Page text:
When I was going through Security at Barcelona International, a very old Muslim man in a wheelchair and his wife were in front of me. He was wearing the kufi,a small white brimless cap, and a cream-colored dishdasha, a full-length long-sleeved tunic. His wife wore the hijab and a long black dress.
She made it through but he set off the metal detectors. They told me to wait while Security patted him down. They walked him through the metal detectors a second time and he set it off again. They used the metal-detecting wand that beeped near his hip. They patted him down yet again, then he had to step onto a contraption I’ve never seen before. They gave him the chemical test by swabbing his hands. What impressed me was his incredible patience. He followed their instructions until they seemed satisfied.
An hour and a half later I boarded the plane and made my way to my assigned seat. Coincidentally, they were there — the wife was sitting in my seat and the old man sat in the middle seat. I certainly wasn’t going to ask her to move, so I took the aisle seat next to the man.
He couldn’t figure out how to secure his seat belt, so I motioned for him to stop trying and he put his hands in the air like a child. I buckled him up. (Later I would unbuckle him so we could move to let his wife go to the bathroom. After she returned, I buckled him back in.)
We were flying on Air Arabia. Once the doors were closed and they had given the safety spiel, the pilot said in Arabic (then later in English) that smoking and alcohol were banned on the flight. Video screens lowered from above the seats and a prayer to Allah was given over the loudspeakers in Arabic. On the screen the words were printed in Arabic, French and English.
The prayer was for Allah to keep us safe during the flight. It reminded me of what we called “travel mercies” in the Pentecostal church, a specific prayer for protection when going on a journey. I could hear the man whispering the prayer.
An official prayer on a plane? This was a first for me. It was a crowded flight; there was one other Caucasian passenger.
As we lifted into the air, the old man nudged me and pointed at my hand. He opened a small red package and poured two white squares of gum into my palm. I thanked him and started chewing; they had a minty flavor, but also tasted vaguely vegetal. I turned to him and said, “This is good.”
He pointed at his jaw and shook his head to say, “I can’t chew gum.” Then he opened his mouth and his dentures popped out like the money drawer of a cash register. It surprised me so much I burst out laughing. He pulled them back in then laughed along with me. I suspected he did this quite often to amuse others.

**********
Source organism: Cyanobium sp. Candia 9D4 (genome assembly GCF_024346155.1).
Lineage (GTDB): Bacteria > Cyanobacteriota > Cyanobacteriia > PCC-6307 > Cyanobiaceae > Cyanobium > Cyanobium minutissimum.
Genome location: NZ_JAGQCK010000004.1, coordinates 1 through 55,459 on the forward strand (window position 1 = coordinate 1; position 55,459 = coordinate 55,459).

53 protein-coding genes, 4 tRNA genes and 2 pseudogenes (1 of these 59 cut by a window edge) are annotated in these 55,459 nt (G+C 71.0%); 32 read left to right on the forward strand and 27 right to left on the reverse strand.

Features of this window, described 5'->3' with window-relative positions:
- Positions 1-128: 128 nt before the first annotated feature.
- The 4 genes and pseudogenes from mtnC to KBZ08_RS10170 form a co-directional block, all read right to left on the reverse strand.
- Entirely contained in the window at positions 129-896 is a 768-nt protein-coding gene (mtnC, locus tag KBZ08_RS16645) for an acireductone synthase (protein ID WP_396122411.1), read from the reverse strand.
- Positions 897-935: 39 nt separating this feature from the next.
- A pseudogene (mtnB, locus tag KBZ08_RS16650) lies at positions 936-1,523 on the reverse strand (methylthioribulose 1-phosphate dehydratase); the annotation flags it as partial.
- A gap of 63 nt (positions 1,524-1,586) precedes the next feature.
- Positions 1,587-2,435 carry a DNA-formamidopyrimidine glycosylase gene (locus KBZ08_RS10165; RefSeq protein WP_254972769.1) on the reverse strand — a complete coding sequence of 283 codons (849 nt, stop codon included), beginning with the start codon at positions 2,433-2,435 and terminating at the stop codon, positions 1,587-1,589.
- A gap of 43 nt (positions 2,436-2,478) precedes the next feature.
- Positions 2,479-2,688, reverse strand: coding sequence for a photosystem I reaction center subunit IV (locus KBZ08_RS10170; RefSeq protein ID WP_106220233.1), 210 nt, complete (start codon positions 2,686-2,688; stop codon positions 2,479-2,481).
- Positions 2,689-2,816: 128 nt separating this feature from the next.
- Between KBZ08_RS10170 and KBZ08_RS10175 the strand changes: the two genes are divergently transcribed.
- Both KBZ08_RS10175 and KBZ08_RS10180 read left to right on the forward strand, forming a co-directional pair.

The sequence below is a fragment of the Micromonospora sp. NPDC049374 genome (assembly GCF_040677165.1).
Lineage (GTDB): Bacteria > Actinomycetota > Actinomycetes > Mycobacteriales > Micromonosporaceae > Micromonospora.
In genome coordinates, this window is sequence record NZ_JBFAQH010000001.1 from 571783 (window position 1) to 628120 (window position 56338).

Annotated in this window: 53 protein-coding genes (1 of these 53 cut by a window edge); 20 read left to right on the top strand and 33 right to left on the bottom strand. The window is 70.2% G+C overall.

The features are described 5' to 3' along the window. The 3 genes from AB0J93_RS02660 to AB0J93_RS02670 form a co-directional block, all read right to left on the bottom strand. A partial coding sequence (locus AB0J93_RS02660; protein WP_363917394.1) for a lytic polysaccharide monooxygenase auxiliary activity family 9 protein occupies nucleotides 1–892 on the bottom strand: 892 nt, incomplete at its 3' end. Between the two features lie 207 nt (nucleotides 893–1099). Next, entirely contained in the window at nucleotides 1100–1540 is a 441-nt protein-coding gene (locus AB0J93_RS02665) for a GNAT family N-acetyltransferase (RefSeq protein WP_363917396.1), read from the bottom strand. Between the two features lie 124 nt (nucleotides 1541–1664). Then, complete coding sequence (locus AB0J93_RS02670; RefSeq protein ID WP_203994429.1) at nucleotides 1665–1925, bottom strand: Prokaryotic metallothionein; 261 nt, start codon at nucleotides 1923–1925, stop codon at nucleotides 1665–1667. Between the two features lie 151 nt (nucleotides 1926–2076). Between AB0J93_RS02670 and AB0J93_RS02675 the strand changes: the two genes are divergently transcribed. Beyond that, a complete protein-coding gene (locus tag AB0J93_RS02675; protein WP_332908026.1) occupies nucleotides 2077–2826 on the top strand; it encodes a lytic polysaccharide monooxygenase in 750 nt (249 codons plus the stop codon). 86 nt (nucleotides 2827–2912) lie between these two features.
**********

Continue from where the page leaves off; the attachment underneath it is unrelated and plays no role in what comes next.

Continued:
He asked me if I spoke Arabic then asked in Spanish if I spoke Spanish. I said no then asked, Parlez-vous francais? He shook his head. We had no shared language.
He said, where you live? I told him California and he smiled widely and said, California!
Then he said, Not America, no? I laughed at that and said, yeah, there does seem to be a difference between California and “America.” I asked him where he lived. He frowned and said, “No English.” Apparently, he had used all he knew. (I wonder: when he said Not America did he actually say Not American meaning he wondered why I’d said California rather than America?)
He started speaking in Arabic — slowly — and pointing to me, and then to himself. It seemed important to him but I couldn’t figure it out. He repeated what he had said, so I said it back to him.
He clearly wanted us to interact. I wanted to ask him where he lived so I pointed at myself and said, California then I pointed at him. He said, Tangier, our destination. I told him I was going to Tetouan, but he didn’t understand. Later, when the video screen showed the map with an airplane and the progress of our flight, I pointed to Tangier then moved my finger over to where Tetouan is located while saying it.
Ah! Tetouan! He understood.
He repeated what he had said earlier — he intended it to mean that I was Something to him, and he was Something to me. It sounded like “Bennie” — and he would point to me — and then he would point at himself and say “Bennie-azh’ee.” My impression was that it was about the difference in our ages. But I was wrong.
I am writing this the day after the flight while at the residency. Jeff, the Executive Director, is from Philadelphia and speaks Arabic. He explained that Ben means “son” and to add the I — Ben i — is to say, “you are like my son.” And Ben-aji means, “My son is coming.” He meant I reminded him of his son, who was coming to visit.
When we touched down, the old man prayed his gratefulness. The moment he finished he pointed outside to indicate landing safely, then pointed to his praying hand. What is English…?
I said, Thankfulness. He repeated the word back to me, as if he was memorizing it.
I opened his seat belt for him. People were rushing to get off of the flight and pushing past, even from seats behind us. Finally I forced my way into the aisle and blocked it while the old man and his wife got out of their seats and made their way to the front of the plane.
We had to use wide metal stairs to go down to the tarmac. I didn’t let anyone pass— he was feeble and had difficulty using his cane on the steep steps. When we were finally at the bottom, the people from behind practically jumped over us to get to the terminal.
The airline brought wheelchairs for them; I saw they were taken care of.
He said, Salaam — peace be with you. I touched my chest then gave him a salute. He smiled, touched his chest then waved goodbye.